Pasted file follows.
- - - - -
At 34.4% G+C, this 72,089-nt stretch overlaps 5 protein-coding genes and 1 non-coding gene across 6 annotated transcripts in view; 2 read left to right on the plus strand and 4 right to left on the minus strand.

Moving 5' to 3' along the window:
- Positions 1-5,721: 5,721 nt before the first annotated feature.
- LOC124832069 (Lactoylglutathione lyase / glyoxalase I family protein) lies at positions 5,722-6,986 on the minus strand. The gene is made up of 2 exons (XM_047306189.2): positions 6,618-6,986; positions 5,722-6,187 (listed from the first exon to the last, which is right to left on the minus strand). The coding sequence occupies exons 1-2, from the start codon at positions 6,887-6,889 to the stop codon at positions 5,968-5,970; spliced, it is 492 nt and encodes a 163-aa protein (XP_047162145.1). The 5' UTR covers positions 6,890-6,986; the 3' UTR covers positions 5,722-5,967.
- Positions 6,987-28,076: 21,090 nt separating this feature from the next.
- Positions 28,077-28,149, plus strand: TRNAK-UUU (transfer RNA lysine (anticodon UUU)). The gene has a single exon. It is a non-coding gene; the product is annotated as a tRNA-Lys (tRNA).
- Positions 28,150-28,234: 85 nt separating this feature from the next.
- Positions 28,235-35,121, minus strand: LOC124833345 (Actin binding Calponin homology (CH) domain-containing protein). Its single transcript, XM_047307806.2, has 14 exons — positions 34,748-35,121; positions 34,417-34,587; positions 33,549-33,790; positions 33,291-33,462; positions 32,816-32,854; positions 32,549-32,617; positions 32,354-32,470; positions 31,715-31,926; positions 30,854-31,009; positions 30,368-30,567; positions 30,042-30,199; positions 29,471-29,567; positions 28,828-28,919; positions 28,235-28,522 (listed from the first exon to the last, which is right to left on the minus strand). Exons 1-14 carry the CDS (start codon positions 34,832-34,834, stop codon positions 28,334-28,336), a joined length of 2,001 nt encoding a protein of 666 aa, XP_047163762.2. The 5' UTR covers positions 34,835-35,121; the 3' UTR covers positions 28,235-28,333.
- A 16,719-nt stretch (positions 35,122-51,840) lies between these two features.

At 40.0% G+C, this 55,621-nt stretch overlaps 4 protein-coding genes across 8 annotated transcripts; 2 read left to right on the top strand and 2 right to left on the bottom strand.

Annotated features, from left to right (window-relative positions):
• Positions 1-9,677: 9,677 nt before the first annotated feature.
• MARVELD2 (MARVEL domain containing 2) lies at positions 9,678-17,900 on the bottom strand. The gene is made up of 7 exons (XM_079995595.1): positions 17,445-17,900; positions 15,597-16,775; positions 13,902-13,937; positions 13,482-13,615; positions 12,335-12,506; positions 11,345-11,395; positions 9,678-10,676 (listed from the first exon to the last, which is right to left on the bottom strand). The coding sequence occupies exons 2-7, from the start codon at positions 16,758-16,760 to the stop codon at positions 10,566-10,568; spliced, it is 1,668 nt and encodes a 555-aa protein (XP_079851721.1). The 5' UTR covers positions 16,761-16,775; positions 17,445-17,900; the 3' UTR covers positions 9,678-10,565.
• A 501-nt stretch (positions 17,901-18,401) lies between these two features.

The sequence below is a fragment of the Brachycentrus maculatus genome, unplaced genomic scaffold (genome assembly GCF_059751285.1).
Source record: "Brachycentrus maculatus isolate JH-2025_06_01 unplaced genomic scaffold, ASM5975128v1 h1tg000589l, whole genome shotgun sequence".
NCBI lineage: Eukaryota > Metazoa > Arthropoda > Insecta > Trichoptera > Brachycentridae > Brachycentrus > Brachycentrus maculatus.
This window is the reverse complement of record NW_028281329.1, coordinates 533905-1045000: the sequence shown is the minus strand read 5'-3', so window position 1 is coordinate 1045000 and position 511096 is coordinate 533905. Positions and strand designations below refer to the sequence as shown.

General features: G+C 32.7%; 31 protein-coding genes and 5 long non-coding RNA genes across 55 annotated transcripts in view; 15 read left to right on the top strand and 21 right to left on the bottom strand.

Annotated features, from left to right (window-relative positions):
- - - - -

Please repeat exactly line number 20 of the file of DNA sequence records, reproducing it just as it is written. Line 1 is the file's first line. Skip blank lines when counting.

Annotated features, from left to right (window-relative positions):